What is precision, Recall, Accuracy and F1-score?
Precision, Recall and Accuracy are three metrics that are used to measure the performance of a machine learning algorithm.
The Precision is the ratio of true positives over the sum of false positives and true negatives. It is also known as positive predictive value.
Precision is a useful metric and shows that out of those predicted as positive, how accurate the prediction was.
If the cost of a false sensitivity error is high, precision may be a good measure of accuracy. For example, email spam detection. In email spam detection, if an email that turns out not to be spam gets flagged as spam, then it’s as bad as it could get. Some email users might lose important emails if the precision for spam detection is not high enough.
Recall is the ratio of correctly predicted outcomes to all predictions. It is also known as sensitivity or specificity.
Nice! So, Recall is just the proportion of positives our model are able to catch through labelling them as positives. When the cost of False Negative is greater than that of False Positive, we should select our best model using Recall.
For example, in the case of fraud detection. If a transaction which is predicted as fraudulent ends up being non-fraudulent for the bank, then there could be serious consequences.
One example is work in patient diagnosis. If a patient who tested positive (Actual Positive) is predicted as not sick (Predicted Negative). The cost associated with a False Negative can become extremely high, since contagious diseases are involved.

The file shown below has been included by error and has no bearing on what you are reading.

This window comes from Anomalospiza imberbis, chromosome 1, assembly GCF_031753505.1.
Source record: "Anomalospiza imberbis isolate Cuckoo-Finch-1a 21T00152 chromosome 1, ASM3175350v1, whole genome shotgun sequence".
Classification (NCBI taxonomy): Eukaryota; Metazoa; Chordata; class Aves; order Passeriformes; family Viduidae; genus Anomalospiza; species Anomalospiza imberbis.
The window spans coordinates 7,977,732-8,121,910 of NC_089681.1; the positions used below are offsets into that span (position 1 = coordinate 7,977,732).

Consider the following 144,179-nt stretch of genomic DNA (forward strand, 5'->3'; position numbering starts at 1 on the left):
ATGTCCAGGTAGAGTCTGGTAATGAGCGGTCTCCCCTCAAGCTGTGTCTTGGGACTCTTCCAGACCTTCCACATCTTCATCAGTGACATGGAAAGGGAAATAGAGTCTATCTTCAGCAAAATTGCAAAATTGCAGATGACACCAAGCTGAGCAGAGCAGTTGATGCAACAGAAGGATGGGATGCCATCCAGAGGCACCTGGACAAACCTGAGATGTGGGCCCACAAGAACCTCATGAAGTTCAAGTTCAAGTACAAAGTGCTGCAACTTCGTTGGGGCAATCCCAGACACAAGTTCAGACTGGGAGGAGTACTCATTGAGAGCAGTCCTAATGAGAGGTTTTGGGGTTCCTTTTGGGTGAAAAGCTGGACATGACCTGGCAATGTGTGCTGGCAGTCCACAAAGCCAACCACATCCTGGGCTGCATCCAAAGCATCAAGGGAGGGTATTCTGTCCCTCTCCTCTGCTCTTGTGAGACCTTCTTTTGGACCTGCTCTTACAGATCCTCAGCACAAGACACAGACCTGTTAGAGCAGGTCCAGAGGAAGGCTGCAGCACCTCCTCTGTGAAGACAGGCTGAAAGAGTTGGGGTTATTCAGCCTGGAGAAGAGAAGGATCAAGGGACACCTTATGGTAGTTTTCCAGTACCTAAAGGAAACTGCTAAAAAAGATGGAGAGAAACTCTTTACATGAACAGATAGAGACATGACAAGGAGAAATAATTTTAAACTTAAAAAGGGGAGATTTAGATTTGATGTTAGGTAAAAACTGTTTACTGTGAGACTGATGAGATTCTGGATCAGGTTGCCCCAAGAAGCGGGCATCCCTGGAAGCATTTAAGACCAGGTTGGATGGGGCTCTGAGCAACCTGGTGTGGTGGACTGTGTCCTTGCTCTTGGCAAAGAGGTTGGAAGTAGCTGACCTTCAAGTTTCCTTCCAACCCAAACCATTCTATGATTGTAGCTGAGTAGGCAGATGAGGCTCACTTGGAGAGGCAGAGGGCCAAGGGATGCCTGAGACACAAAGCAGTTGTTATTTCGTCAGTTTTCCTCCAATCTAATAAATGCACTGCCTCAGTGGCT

Accuracy is the ratio of correct predictions out of all predictions made by an algorithm. It can be calculated by dividing precision by recall or as 1 minus false negative rate (FNR) divided by false positive rate (FPR).
The F1-score combines these three metrics into one single metric that ranges from 0 to 1 and it takes into account both Precision and Recall.
The F1 score is needed when accuracy and how many of your ads are shown are important to you. We’ve established that Accuracy means the percentage of positives and negatives identified correctly. Now, we’ll investigate “F1 Score,” which is a way to measure how much accuracy is present in your dataset. we tend not to focus on many different things when making decisions, whereas false positives and false negatives usually have both tangible and intangible costs for the business. The F1 score may be a better measure to use in those cases, as it balances precision and recall.
I hope these explanations will help those starting out on Data Science. Accuracy isn’t always the best measure to go by when you’re trying to find the model that will perform best.